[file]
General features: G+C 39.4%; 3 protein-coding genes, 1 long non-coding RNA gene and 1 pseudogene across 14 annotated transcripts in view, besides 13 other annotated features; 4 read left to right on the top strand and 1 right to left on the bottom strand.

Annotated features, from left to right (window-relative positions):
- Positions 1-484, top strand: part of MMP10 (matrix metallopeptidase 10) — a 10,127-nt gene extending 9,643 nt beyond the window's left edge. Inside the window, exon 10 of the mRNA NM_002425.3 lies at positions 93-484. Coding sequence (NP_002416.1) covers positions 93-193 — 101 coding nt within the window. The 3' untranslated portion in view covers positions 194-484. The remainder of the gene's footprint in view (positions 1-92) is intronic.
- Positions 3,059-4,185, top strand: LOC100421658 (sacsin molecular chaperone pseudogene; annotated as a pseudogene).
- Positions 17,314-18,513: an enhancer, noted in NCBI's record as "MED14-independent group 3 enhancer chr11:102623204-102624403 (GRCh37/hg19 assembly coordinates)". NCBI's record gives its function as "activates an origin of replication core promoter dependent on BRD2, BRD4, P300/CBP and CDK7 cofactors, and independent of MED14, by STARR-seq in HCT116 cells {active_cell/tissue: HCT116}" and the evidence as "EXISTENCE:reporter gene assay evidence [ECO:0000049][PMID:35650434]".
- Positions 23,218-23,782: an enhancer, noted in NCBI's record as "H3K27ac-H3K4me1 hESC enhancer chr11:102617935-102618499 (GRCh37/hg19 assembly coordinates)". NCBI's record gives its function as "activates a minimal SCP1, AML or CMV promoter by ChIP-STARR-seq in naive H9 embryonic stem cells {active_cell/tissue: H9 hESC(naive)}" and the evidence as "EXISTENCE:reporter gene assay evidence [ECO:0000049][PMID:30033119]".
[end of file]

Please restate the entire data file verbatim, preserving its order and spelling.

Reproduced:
General features: G+C 39.4%; 3 protein-coding genes, 1 long non-coding RNA gene and 1 pseudogene across 14 annotated transcripts in view, besides 13 other annotated features; 4 read left to right on the top strand and 1 right to left on the bottom strand.

Annotated features, from left to right (window-relative positions):
- Positions 1-484, top strand: part of MMP10 (matrix metallopeptidase 10) — a 10,127-nt gene extending 9,643 nt beyond the window's left edge. Inside the window, exon 10 of the mRNA NM_002425.3 lies at positions 93-484. Coding sequence (NP_002416.1) covers positions 93-193 — 101 coding nt within the window. The 3' untranslated portion in view covers positions 194-484. The remainder of the gene's footprint in view (positions 1-92) is intronic.
- Positions 3,059-4,185, top strand: LOC100421658 (sacsin molecular chaperone pseudogene; annotated as a pseudogene).
- Positions 17,314-18,513: an enhancer, noted in NCBI's record as "MED14-independent group 3 enhancer chr11:102623204-102624403 (GRCh37/hg19 assembly coordinates)". NCBI's record gives its function as "activates an origin of replication core promoter dependent on BRD2, BRD4, P300/CBP and CDK7 cofactors, and independent of MED14, by STARR-seq in HCT116 cells {active_cell/tissue: HCT116}" and the evidence as "EXISTENCE:reporter gene assay evidence [ECO:0000049][PMID:35650434]".
- Positions 23,218-23,782: an enhancer, noted in NCBI's record as "H3K27ac-H3K4me1 hESC enhancer chr11:102617935-102618499 (GRCh37/hg19 assembly coordinates)". NCBI's record gives its function as "activates a minimal SCP1, AML or CMV promoter by ChIP-STARR-seq in naive H9 embryonic stem cells {active_cell/tissue: H9 hESC(naive)}" and the evidence as "EXISTENCE:reporter gene assay evidence [ECO:0000049][PMID:30033119]".